5 Questions a CPA Must Know About Owner-Operator Taxes

Updated: May 6

When was the last time your CPA or tax professional updated you on the current Per Diem rates you are entitled to? Have they ever explained why you need to deduct actual expenses instead of using the standard mileage deduction? Did you know that you can deduct expenses for your dog as security for your truck in many cases?

Taxes, in general, are complicated, but taxes for owner-operators are even more complicated. It’s crucial to have a tax professional who knows the trucking industry handle your business’s taxes. Unfortunately, the reality is that most tax professionals and CPAs are generalists - meaning they file taxes for people across many different industries, but they aren’t experts in any single industry or area.


This lack of specific industry knowledge can lead to you paying more than you should in taxes. Or, in some cases, incorrectly taking deductions on your tax return that you shouldn’t have... which may put you at risk in the event of an IRS audit.


Don’t get us wrong. Many CPAs or tax professionals can do a fine job of handling taxes for owner-operators. Still, their knowledge often doesn’t go deep enough to truly minimize your money owed to the IRS - simply because they don’t know the industry inside and out. One way to determine if your CPA or tax professional really knows the trucking industry is to ask some trucking-specific questions related to taxes.


Here are five trucking questions that your CPA should know the answers to for their owner-operator clients. If they don't know the answers, maybe it's time to open up the conversation about finding a better, trucking-specific solution for your business' tax needs.


Question #1) What Per Diem rate am I entitled to as an over-the-road Owner-Operator?


Correct Answer: As of October 1st, 2018, you are entitled to 80% of $66 ($52.80) per day in the continental United States. The rate increases to 80% of $71 ($56.80) for days in Canada.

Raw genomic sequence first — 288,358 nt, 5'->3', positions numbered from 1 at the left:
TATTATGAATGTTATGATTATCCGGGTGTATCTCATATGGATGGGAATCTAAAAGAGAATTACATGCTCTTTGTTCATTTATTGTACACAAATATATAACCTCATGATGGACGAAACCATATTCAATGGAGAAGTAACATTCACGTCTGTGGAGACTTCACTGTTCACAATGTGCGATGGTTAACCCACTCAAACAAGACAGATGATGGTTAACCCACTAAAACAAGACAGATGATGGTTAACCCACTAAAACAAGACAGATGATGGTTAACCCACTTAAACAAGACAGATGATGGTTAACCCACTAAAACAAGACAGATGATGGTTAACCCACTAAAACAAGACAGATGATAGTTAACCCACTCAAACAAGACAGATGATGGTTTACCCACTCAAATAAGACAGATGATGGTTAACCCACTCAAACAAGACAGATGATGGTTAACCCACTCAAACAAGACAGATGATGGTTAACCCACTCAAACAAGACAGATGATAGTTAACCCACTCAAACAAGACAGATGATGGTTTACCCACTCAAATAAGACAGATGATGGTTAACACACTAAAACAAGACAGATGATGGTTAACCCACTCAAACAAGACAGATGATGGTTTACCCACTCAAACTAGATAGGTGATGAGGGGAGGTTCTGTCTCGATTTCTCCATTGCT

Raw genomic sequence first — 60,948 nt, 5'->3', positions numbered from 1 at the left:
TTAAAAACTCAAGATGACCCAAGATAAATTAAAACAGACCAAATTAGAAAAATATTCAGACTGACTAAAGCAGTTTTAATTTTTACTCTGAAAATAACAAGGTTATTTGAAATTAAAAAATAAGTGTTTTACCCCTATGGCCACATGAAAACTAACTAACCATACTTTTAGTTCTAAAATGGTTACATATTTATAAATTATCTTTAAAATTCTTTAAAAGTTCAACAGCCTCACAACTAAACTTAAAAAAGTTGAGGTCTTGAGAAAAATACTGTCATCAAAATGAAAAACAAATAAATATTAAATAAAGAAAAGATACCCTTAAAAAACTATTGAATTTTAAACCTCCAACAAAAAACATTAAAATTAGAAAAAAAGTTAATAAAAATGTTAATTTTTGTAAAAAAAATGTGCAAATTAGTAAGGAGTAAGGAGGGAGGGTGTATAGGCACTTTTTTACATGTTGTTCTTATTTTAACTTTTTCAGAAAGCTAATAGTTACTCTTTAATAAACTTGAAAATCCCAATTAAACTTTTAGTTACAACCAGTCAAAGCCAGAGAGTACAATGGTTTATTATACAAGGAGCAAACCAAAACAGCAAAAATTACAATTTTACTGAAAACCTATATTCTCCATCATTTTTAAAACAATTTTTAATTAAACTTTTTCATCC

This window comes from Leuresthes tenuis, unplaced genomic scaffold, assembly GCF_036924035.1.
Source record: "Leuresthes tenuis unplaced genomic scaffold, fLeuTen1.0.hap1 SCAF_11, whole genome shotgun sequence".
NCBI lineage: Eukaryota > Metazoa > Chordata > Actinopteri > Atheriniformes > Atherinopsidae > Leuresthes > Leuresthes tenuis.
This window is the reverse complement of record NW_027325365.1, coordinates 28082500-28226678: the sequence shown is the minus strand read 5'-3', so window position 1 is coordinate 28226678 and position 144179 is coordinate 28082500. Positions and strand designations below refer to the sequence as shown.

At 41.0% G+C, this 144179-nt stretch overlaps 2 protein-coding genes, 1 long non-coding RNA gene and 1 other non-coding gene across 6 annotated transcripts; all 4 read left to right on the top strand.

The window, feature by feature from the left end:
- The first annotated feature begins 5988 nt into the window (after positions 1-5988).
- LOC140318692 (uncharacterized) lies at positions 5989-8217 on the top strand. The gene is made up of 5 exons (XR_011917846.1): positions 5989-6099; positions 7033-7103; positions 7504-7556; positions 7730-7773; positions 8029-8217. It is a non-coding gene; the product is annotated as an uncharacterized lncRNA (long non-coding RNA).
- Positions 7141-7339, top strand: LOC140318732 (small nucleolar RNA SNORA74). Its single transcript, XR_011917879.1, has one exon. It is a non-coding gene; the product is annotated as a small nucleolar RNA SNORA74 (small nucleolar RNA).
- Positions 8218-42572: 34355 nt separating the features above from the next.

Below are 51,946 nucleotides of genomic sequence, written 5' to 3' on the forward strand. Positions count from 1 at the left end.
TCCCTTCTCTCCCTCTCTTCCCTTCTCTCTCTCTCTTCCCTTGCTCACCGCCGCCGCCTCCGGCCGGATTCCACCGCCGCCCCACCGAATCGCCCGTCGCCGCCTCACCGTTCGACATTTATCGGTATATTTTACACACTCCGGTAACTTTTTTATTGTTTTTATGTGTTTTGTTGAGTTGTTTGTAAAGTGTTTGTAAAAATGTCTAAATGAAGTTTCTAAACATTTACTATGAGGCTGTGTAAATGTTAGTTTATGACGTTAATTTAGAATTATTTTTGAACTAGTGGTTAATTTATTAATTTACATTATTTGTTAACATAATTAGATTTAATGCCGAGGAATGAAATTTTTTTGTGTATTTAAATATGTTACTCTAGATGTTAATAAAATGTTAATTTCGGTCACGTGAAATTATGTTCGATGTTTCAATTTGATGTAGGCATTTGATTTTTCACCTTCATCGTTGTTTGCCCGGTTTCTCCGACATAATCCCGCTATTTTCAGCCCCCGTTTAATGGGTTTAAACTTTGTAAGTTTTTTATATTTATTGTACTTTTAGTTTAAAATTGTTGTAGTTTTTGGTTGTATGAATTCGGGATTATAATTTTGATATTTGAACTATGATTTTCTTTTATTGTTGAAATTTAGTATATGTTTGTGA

How most CPAs/Tax Professionals answer: You are entitled to 50% of $66 ($33) per day because that’s the standard rate for most other professionals who are allowed to claim Per Diem - or, even worse, many CPAs will give you 50% of actual meal receipts, which is most likely not even close to $66/day in actual meal spending.


Truckers are allowed to take 80% of the allotted amount, which tends to be one of the biggest missed deductions truckers face every year. If you claim 300 days per year of Per Diem, the difference between the full 80% deduction vs. the 50% deduction is nearly $6,000 of missed tax write-offs!


Bonus Question: Can my spouse claim a Per Diem deduction if they ride in the truck with me?


Correct Answer: Yes! Non-CDL riders who perform other duties related to your business operation (bookkeeping, dispatching, assisting loading, and unloading) may deduct 50% of the $66, which is $33/day.


How most CPAs/Tax Professionals answer: No!


This is another huge deduction that is often missed and leads to thousands of dollars in unclaimed deductions come tax time.


Question #2: Can I use the standard mileage deduction method for my trucking business?


Correct Answer: No, the IRS considers a tractor to be a qualified non-personal-use vehicle, which means you need to claim actual expenses instead of the standard mileage method. That means you need to track all of your reasonable and necessary business expenses and deduct them when you file your taxes.


How most CPAs/Tax Professionals answer: Unfortunately, many tax professionals (especially at large-chain tax offices) will offer to use the mileage method to keep things simple for them when filing your taxes.


This is a huge mistake since you aren’t allowed to do so! This could put you in serious trouble in the event of an IRS audit.


Question #3: I’m a driver trainer. Can I deduct the meals I pay for my student drivers?


Correct Answer: Yes! Many times trainers end up footing the bill to keep their students fed on the road, and you can claim this as a deduction.


How most CPAs/Tax Professionals answer: Many times they say no because they figure the company you contract with will reimburse you for the expense.

If you are not reimbursed for the meals you pay for, you can deduct those expenses on your tax return!


Question #4: Can I deduct expenses for my dog that travels in the truck with me?


Correct Answer: Yes! Many times your furry companion can be classified as a security system for your